Sorting can be done in Excel from the ribbon or the Sort dialog.
The Sort A-Z and Sort Z-A buttons do their sorting based only on the first column in the selection.
The Sort button opens the Sort dialog, which has options for how to sort and allows up to 64 levels in a single sort. For example, you could sort on Last Name, First Name, and then Middle Name. Or you could sort on region, month, and sales amount.
If your sort does not work as expected, check the Sort dialog. Make sure you selected the correct order for the columns to sort on and also the correct sorting order (A to Z, Z to A, etc.)
You may be surprised at how combinations of letters, numbers, and symbols
are sorted. For example, in ID numbers like A10, A11, A100, A120, A#10,
A#11, A#100 and A#120, Excel treats the numbers as text. Excel sorts text by
looking at the characters from left to right. The first and second
characters from the left in this example are A and # or A and 1.
Sorting on the third character from the left puts 0 before 1 and 1
before 2. That sounds good... until you look at the results of the sorting:
Most of us would usually put these in order A10, A#10, A11, A#11, A100, A#100, A120, A#120. We would use alphabetic order for letters and number order for the number part, and just ignore the # entirely. Computers don't do that!
Apostrophes (') and hyphens (-) are usually ignored. They are not in the Combination list above. The only exception: If two text strings are the same except for a hyphen, the text with the hyphen is sorted last. So, 'Peter Pan syndrome' comes before 'Peter-Pan syndrome'.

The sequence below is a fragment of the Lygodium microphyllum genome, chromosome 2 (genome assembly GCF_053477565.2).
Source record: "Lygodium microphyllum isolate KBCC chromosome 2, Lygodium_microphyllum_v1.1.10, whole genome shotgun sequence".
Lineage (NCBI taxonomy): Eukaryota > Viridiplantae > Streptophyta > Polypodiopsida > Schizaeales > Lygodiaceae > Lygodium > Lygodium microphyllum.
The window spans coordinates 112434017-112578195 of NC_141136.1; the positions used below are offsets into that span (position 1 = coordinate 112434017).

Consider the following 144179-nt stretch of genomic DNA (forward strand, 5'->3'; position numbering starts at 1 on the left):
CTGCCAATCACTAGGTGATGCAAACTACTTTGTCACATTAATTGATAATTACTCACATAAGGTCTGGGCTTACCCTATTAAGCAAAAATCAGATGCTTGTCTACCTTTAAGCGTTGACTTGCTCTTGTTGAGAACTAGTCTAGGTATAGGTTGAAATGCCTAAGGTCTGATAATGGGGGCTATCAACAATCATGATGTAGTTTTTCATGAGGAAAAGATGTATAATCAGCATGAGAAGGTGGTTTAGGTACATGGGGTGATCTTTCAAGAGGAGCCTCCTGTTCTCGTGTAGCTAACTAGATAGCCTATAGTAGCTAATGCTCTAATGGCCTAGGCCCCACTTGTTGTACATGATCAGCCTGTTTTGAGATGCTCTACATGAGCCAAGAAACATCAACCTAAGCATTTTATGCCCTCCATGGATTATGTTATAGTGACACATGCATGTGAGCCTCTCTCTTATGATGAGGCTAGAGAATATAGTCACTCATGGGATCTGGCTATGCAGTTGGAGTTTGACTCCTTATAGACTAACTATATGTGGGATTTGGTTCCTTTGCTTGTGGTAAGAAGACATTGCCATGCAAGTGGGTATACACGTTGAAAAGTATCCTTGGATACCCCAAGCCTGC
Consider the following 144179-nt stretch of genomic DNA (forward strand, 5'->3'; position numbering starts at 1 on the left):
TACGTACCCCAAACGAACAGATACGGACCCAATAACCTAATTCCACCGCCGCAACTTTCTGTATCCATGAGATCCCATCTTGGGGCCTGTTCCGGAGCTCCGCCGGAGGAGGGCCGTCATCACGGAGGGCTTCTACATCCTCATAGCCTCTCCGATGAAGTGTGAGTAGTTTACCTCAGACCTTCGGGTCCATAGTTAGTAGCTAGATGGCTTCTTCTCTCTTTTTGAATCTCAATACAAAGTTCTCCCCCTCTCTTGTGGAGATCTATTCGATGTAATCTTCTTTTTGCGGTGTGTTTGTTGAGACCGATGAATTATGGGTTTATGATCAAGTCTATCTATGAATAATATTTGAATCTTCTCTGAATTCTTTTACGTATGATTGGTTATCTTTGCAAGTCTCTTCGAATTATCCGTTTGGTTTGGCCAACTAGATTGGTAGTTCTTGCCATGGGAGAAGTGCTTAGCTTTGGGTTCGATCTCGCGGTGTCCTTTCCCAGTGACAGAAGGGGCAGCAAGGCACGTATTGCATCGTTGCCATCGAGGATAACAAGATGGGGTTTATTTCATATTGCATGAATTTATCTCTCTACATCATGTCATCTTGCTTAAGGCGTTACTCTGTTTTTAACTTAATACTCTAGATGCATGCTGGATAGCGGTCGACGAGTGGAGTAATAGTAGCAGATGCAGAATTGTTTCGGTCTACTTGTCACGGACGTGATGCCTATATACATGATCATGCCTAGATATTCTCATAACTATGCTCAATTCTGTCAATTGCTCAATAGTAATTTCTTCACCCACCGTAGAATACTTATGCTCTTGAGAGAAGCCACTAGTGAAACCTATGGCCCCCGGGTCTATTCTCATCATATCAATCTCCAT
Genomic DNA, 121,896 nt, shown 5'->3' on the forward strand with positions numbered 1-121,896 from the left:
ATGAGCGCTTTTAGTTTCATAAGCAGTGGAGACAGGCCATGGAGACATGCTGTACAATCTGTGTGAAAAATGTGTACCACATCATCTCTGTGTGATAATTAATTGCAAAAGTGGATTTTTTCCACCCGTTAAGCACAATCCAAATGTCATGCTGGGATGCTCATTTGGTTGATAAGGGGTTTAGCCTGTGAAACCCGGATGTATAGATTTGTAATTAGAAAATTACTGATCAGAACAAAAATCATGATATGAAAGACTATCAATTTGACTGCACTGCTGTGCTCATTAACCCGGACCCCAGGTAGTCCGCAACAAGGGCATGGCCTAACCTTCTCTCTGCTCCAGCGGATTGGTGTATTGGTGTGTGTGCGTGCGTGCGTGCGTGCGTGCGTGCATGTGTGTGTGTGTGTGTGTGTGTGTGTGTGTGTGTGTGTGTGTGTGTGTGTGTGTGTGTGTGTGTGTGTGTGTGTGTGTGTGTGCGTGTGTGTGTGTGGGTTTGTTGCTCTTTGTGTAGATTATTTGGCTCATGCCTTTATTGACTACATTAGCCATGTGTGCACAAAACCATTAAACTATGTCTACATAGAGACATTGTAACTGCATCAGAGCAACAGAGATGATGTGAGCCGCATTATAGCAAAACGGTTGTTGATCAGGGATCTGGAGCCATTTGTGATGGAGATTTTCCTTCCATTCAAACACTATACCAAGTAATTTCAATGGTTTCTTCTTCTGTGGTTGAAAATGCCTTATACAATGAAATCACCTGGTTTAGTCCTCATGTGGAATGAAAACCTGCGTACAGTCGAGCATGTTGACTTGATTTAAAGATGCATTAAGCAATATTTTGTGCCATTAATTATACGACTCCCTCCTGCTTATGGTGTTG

Experiment: Sorting mixed text
Copy the values in the table at the left and paste into a blank Excel sheet in column A and again in column C. Make a guess as to how Excel would sort these values. Select the values in column C and click the Sort A-Z button. How good was your guess??
How would you sort these mixed values by hand? What 'rules' would you use?
Warning: Check the top cell. Was it included in the
sort? Excel's default is to assume that the top cell is a heading and leave
it in place. To change this behavior, open the Sort dialog and uncheck the box for 'My data has headers'.
|What you will learn:||to copy a whole sheet
to sort on the first column
to sort on multiple columns
to sort with a custom list
Start with: trips20-Firstname-Lastname.xlsx (saved in previous lesson)
You have decided to look at the subtotals for each of the three travel agents who handled the special offers.
The data on the sheet Specials is currently arranged by Trip. You could pick out the trips for each agent yourself and add them up or use a formula to add just those cells. You could easily overlook one though, even in a list as short as this one. If you added more trips later, your formula would be out-of-date.
Excel's Subtotal command will be very useful in this situation. But, if you subtotal right now, you will get subtotals anywhere the trip changes in the first column. To get subtotals for travel agents, you must rearrange the data so that the rows for each travel agent are grouped together. The data will be easier to read if Travel Agent is the first column.
Select carefully: Before you sort, be sure that you selected all the data that goes together on each row.
Save As trips21-Firstname-Lastname.xlsx to your
Class disk in the excel project4 folder.
If the folder does not exist, then create it.
The table will read better if its first column is the one you sort on. You will need to move the Travel Agent column to the far left.
Next you will to sort the table to get each travel agent's data together.
A natural sorting method would be to use the Sort dialog and choose to sort A to Z for Travel Agent, then Trip, and then Customer. But the trips would be in alphabetical order instead of the Custom List order. The Sort dialog can handle this!
If you do not include the header row in your selection, the column labels do not show in the drop lists, just column headers - A, B, C...